BANFF – An influx of more than $2 million from the federal government will help to standardize training across Alberta’s search and rescue teams.
The federal funding will aid the Search and Rescue Association of Alberta in providing more consistent and standardized training for the 33 volunteer rescue teams spread out across six regions in the province.
“There’s been a lot of training that’s been more ad hoc with each team and now we’re going to make that more consistent, so they’re all providing the same level of service across the province,” said Doug Ritchie, vice president of the board for Search and Rescue Association of Alberta.
Ritchie said there won’t be a dramatic change on the ground for the way rescues are responded to, but the ability to standardize and formalize training will aid when rescue teams are called to other jurisdictions during rescues or emergency situations.
He noted a level of training is needed prior to volunteering, but certification, accreditation and a level of governance will also aid in the consistency of training.
Training is largely done by each rescue team, so a team in an area such as Red Deer, Medicine Hat or Grande Prairie may not be familiar with the type of training if they’re needed in a call in the Bow Valley or vice versa.
“It recognizes there’s a baseline for what we need to know and then there’s specialties. We’re trying to give each region, each team that has their own specialty areas to have that base level knowledge,” Ritchie said.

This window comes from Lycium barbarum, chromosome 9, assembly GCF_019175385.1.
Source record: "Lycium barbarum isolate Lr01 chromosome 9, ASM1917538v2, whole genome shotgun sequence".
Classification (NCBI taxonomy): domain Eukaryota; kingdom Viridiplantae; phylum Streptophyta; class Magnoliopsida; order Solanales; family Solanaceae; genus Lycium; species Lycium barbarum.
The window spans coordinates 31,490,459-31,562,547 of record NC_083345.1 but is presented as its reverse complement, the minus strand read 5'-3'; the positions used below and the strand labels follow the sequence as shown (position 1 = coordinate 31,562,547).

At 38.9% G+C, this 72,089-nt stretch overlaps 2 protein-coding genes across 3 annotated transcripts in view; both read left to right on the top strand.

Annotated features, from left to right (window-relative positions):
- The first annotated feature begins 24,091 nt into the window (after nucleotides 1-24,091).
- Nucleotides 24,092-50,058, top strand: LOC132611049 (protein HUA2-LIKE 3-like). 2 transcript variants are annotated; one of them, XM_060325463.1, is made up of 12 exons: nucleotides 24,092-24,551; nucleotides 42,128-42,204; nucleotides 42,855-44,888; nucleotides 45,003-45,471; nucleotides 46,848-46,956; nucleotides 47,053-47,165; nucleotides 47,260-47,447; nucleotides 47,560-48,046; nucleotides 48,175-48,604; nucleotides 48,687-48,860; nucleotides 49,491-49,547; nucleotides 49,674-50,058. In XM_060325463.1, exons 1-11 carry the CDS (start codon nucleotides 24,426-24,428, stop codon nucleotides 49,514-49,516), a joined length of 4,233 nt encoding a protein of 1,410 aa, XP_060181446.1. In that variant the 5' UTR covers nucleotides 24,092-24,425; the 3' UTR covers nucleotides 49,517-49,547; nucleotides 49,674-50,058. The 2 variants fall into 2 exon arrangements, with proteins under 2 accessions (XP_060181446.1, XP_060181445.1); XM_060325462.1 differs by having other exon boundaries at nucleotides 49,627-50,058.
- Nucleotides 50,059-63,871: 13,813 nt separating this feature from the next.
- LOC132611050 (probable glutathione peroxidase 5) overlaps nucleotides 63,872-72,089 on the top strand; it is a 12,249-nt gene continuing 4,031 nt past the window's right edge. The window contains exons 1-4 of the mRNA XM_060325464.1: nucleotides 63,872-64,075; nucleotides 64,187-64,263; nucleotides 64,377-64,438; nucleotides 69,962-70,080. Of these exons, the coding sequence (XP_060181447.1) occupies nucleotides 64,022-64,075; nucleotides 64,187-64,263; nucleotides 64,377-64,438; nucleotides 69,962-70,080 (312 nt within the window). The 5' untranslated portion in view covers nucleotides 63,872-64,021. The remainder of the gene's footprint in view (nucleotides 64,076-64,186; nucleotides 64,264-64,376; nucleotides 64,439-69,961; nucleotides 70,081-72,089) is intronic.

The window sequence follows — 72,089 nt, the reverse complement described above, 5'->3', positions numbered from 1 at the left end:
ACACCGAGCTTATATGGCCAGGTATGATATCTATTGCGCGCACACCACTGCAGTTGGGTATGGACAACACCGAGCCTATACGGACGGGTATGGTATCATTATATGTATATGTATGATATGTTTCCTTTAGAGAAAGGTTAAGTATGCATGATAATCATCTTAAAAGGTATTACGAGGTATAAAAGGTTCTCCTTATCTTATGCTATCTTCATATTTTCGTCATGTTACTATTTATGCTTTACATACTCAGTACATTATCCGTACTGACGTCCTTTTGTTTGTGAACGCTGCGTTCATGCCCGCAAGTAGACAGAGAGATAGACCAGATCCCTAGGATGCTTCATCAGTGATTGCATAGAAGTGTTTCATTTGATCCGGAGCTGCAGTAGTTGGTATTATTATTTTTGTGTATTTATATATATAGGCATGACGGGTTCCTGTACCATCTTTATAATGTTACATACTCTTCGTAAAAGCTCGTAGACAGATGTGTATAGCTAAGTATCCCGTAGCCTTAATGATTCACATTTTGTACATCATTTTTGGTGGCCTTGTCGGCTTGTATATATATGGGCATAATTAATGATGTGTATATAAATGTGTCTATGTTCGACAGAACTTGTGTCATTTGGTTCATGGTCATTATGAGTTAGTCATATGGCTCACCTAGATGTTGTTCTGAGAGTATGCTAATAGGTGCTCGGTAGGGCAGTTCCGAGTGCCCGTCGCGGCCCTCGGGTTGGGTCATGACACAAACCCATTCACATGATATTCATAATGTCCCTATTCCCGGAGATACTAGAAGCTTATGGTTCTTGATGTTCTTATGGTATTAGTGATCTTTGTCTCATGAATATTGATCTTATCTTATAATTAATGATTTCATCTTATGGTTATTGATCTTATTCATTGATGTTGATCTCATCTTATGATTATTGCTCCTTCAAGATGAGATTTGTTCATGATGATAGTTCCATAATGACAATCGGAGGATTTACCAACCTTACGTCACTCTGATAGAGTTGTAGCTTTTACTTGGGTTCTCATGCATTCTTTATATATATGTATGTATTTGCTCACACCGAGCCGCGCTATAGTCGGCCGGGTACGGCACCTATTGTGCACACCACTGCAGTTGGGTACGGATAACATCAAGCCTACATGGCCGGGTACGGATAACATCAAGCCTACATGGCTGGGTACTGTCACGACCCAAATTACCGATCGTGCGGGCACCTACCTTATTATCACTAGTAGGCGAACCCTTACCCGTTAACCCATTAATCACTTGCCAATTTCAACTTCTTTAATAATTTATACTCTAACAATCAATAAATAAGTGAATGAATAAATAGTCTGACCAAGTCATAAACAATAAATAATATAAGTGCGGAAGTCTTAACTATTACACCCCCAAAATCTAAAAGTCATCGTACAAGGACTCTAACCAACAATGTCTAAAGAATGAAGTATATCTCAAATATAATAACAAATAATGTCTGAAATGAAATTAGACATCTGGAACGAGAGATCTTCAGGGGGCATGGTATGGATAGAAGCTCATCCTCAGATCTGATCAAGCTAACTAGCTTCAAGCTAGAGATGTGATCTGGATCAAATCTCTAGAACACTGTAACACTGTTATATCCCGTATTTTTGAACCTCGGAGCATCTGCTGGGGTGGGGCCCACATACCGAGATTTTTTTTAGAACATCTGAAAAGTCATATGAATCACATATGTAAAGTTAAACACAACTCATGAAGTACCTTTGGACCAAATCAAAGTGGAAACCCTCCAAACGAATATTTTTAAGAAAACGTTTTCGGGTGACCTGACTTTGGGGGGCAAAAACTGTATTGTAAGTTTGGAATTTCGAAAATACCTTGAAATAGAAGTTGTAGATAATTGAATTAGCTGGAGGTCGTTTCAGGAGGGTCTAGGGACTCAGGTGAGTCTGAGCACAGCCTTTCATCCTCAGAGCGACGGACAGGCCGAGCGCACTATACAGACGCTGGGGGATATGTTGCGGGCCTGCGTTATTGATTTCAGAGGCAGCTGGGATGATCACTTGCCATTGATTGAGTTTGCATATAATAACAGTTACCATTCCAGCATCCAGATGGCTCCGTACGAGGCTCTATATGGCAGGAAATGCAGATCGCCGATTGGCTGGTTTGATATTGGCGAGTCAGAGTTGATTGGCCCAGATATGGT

Bill Blair, the president of the King’s Privy Council of Canada and the Minister of Emergency Preparedness, said rescuers are often “pushed to their limits on a regular basis,” particularly in more remote areas.
He said the diversity and vastness of areas across Canada highlight “how challenging conditions can be when it comes to search and rescue operations.”
While the area of the Bow Valley has highly trained and well-resourced safety teams in Kananaskis Mountain Rescue, Parks Canada mountain safety specialists, Alpine Helicopters rescue pilots and numerous fire-rescue departments, search and rescue teams can be frequently called in to aid in the several hundred rescues each year.
The $2 million would be a one-time grant that would be in addition to the annual $7.6 million in annual funding for Public Safety Canada’s search and rescue new initiatives fund (SAR NIF) which aims to help improve search and rescue in Canada.
John Alexander, the CEO of the Search and Rescue Association of Alberta, said the “funding has come at an important time for our organization.”
He added Alberta’s search and rescue teams have about 1,500 volunteers who have responded to more than 700 incidents in the last two years.
Lexie Busby, the revitalization project leader, added rescues are continuing to climb and Ritchie said with more natural disasters occurring the need for unified levels of training is all the more important.
With people turning to more outdoor recreation during the COVID-19 pandemic, the need for search and rescue teams was highlighted.
Ritchie said they also have a continuous dialogue with search and rescue organizations in both Saskatchewan and British Columbia to assist with better collaboration between the shared borders or when assistance is needed.
“We are trying to train all our volunteers so they can respond to similar emergencies,” he said. “If a flood happens, we can send a team [from elsewhere in the province] to help with a flood situation. That’s an area we’re trying to improve on.”